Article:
Migrations: A whimbrel’s wayward journey

A GPS tracker reveals an incredible Alaska journey.

This piece originally appeared on BirdNote, an independent media production company that brings joy, inspiration and hope to millions of people around the world who value birds and the environment we share. Support their work here. Cover photo: A whimbrel on Bay Farm Island, Oakland, California. (Doug Greenberg)

Biologists with Manomet tagged a Whimbrel named Lindsay with a GPS tracker. She has spent the summer breeding in the Arctic National Wildlife Refuge on the northern coast of Alaska. As fall migration begins, she heads straight into a storm in the Gulf of Alaska. The tempest slingshots her toward British Columbia, where she picks up a tailwind down the California coast. Landing near San Francisco, she rests and refuels.

Full transcript (written by Ariana Remmel; narrated by Mark Bramhill)

BirdNote®  A Whimbrel’s Wayward Journey

[Whimbrel calls: https://macaulaylibrary.org/asset/167918431]
A Whimbrel named Lindsay has spent the summer breeding in the Arctic National Wildlife Refuge on the northern coast of Alaska. But the seasons change, and it’s time for this shorebird to migrate south for the winter. Lucky for us, biologists with Manomet (MAN-uh-met), a bird research and conservation group, have tagged her with a GPS tracker so that we can follow along. 
First, Lindsay flies west across Alaska to spend a couple weeks on the coast packing on fat and building up her flight muscles. 
[Whimbrel calls ML207754]
But now Lindsay’s ready to go, launching out over the open ocean of the Gulf of Alaska and heading south. 
[Storm ambient]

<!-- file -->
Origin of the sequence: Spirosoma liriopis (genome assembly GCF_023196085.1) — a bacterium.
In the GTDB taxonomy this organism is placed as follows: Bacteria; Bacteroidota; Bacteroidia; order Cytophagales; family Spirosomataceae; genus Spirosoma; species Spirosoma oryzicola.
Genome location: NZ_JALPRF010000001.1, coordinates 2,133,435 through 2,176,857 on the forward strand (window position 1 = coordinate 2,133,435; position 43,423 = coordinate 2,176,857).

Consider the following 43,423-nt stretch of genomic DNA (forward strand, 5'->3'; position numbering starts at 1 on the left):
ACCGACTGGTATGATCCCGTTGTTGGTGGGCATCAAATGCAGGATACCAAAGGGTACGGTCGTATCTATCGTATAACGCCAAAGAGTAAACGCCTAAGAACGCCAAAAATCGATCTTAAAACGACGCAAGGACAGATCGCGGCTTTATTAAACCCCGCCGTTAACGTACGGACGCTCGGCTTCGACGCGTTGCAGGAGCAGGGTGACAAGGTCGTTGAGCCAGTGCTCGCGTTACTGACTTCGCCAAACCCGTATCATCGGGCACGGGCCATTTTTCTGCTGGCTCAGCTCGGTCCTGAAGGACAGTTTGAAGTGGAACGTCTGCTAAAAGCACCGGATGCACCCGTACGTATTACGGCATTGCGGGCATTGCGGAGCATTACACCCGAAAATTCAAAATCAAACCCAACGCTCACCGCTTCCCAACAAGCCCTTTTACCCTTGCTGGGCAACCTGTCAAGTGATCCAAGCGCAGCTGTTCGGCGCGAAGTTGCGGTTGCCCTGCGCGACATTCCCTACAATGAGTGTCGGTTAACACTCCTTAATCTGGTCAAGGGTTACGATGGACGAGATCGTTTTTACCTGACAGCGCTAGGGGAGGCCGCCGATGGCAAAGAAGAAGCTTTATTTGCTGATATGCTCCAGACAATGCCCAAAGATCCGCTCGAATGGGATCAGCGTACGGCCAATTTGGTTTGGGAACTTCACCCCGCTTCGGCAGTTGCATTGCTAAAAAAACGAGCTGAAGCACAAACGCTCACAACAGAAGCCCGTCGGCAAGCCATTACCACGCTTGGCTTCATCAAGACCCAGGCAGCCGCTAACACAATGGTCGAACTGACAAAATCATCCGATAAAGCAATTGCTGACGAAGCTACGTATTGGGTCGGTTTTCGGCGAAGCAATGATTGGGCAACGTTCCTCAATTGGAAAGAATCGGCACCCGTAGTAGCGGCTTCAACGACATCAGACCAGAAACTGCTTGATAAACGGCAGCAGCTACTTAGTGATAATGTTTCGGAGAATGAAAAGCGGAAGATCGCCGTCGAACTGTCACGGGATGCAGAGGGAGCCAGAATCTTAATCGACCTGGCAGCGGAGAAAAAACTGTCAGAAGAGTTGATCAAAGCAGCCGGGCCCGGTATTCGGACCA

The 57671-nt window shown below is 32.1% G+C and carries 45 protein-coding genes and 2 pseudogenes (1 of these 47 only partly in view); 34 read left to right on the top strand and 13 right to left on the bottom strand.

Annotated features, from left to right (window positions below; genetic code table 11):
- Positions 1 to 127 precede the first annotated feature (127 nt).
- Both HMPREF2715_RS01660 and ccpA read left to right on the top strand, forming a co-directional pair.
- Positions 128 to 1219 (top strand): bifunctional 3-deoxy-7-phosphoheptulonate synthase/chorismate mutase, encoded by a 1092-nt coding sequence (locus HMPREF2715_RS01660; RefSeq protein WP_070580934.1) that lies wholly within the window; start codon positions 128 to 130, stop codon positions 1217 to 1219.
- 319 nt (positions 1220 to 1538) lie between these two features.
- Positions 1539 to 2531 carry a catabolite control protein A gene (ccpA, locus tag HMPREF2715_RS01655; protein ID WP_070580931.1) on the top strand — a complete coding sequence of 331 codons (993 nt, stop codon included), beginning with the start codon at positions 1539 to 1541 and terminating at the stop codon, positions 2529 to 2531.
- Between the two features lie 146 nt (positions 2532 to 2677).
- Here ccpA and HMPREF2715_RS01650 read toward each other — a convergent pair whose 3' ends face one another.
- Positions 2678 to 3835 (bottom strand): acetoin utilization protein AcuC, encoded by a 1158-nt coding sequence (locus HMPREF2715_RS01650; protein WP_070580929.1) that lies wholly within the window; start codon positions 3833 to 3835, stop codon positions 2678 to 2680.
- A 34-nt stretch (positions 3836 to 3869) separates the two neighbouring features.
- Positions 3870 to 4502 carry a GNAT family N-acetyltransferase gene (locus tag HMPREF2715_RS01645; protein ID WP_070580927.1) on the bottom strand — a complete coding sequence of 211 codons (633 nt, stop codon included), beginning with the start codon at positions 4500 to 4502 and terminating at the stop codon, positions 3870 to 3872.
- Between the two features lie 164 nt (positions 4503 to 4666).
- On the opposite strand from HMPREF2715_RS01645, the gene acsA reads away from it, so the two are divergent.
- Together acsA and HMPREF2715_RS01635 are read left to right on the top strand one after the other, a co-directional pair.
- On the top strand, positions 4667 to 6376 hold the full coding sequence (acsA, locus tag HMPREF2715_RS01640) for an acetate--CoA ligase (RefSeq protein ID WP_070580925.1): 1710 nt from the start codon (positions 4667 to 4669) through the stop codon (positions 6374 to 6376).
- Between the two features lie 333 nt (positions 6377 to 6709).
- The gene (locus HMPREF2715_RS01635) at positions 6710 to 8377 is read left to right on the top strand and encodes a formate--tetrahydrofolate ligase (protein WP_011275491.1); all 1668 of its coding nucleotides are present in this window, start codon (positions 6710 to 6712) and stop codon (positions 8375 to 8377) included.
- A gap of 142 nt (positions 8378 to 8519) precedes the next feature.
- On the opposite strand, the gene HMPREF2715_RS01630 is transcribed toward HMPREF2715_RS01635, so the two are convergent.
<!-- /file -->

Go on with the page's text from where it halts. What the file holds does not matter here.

A storm is brewing. Lindsay flies straight into the swirling currents of the tempest, which slingshot her toward British Columbia. There, she picks up a tailwind and sails down the California coast. 
[Whimbrel calls: https://macaulaylibrary.org/asset/167918431]
After traversing more than twenty-three hundred miles over three days of non-stop flight above the open ocean, Lindsay lands safely on the beaches of the Golden Gate National Recreation Area in San Francisco. 
[Whimbrel calls ML207754]
Lindsay’s journey, while remarkable, is not uncommon for Whimbrels. For more information about Manomet and shorebird conservation, start at our website: BirdNote dot org. 
I’m Mark Bramhill. 

Senior Producer: John Kessler
Production Manager: Allison Wilson
Producer: Mark Bramhill
Associate Producer: Ellen Blackstone
Digital Producer: Conor Gearin
Bird sounds provided by The Macaulay Library of Natural Sounds at the Cornell Lab of Ornithology, Ithaca, New York. Whimbrel ML 167918431 recorded by Z. Pohlen. Whimbrel ML207754 recorded by B. McGuire. All weather and wave sounds from Nature Sound Essentials.
BirdNote’s theme was composed and played by Nancy Rumbel and John Kessler.
© October 2021 BirdNote      Narrator: Mark Bramhill

ID# WHIM-02-2021-10-04    WHIM-02